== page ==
RPMs anaconda was trying to install without any problem. Note that I
don't run the same kernel used by anaconda because in fedora updates
there is available a newer one.

Anyway, in case I hit this issue again, I would be interested to know
how to get the log of this kind of error.

Regards,

Andrea.
Adam Williamson
2012-06-04 17:08:53 UTC
Permalink
Post by Andrea Musuruane
Post by Adam Williamson
Post by Andrea Musuruane
Same as options as the 2nd attempt but this time I chose to enable
only the F17 remote repositories and I disabled the "Install repo" so
I presume all the packages were downloaded from the net. At about 85%
of installation I got a kernel panic - this time I took care of the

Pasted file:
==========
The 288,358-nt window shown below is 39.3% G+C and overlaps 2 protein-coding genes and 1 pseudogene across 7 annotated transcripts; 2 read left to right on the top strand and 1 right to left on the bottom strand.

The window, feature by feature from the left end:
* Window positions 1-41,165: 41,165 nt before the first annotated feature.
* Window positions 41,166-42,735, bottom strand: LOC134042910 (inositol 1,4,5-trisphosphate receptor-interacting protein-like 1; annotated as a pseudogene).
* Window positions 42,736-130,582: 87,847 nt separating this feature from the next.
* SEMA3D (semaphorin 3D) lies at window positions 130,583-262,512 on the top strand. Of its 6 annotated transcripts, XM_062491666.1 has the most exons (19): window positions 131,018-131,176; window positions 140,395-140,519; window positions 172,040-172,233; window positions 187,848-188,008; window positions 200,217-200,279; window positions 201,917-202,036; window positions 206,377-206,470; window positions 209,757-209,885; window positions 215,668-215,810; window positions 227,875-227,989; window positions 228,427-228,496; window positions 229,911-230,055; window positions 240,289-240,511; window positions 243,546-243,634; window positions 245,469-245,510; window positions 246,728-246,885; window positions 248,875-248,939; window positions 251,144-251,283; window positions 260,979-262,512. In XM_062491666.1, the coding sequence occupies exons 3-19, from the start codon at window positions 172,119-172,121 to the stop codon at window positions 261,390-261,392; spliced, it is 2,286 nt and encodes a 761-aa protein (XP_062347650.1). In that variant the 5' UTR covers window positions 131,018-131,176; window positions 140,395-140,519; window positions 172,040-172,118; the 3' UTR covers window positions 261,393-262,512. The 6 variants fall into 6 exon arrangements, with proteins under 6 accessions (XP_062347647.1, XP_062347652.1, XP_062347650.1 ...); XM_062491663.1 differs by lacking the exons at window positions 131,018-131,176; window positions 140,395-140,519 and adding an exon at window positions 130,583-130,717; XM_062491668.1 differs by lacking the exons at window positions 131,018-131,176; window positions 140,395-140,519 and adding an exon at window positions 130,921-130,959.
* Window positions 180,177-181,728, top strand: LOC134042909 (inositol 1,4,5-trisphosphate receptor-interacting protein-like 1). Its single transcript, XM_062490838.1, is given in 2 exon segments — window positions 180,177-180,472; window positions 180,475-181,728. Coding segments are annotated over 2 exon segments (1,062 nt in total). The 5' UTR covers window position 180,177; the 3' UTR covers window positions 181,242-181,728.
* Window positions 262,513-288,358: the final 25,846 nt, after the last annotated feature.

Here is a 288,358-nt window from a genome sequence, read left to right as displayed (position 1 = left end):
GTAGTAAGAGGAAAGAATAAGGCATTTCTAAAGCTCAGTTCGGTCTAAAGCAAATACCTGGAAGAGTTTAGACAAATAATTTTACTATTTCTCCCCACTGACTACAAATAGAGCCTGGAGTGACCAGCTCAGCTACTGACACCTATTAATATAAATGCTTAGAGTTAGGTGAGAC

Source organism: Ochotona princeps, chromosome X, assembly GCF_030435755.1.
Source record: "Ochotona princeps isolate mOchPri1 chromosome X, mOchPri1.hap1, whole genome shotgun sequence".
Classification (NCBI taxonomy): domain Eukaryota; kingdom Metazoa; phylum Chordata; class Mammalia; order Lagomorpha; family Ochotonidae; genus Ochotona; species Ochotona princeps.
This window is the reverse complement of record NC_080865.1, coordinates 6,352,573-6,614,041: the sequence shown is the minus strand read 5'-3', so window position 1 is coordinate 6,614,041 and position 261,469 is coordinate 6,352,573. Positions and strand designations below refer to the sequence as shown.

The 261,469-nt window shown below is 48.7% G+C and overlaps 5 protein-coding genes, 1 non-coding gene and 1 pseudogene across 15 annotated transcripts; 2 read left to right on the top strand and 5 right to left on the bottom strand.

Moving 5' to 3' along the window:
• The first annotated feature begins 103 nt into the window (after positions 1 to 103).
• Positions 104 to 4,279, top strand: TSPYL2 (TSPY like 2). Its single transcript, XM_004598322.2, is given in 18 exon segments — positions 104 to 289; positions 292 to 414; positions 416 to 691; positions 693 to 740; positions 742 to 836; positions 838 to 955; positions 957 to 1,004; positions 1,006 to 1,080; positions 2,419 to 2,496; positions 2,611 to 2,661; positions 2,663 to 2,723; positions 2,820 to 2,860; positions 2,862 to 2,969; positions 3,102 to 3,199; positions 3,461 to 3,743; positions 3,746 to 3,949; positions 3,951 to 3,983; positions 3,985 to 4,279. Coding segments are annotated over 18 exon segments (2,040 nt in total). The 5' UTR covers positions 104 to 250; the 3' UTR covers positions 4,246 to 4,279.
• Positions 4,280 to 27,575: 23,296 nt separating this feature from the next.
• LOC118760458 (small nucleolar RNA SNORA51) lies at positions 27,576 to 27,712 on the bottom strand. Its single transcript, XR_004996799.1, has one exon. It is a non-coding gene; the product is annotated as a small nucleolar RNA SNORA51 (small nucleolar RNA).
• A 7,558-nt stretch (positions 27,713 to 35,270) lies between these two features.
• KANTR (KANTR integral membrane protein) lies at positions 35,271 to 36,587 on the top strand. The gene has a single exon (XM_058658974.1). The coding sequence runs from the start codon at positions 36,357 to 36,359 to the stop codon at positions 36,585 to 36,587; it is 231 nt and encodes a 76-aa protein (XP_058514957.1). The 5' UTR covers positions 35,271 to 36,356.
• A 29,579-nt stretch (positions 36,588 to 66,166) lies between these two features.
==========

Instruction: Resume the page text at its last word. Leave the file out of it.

message "unable to handle kernel NULL pointer dereference at
0000000000000088".
Frankly, I wouldn't trust your hardware.
The installer uses the same kernel as the installed system, so even if
you get it to install (which apparently you finally did), if you're
getting quasi-random kernel panics, I wouldn't be at all surprised if
you keep getting them on the installed system.
That (and 'inexplicable' errors like failure to read a package on
known-good media) points either to bad hardware or a kernel bug specific
to your system in some way (as we don't have any known general kernel
breakage AFAIK). You'd definitely need to get better data on one of the
crashes (i.e. an actual log, or at least screen capture) and give it to
the kernel team, to look into it.
It may be worth running memtest on the system, first, though.
Everything can be and I will run memtest as you advised.
But I didn't had any kernel problem in the past - and I've used every
Fedora release on the same PC for about 4 years. After I could bypass
this problem - I could install the system, including I think all the
RPMs anaconda was trying to install without any problem. Note that I
don't run the same kernel used by anaconda because in fedora updates
there is available a newer one.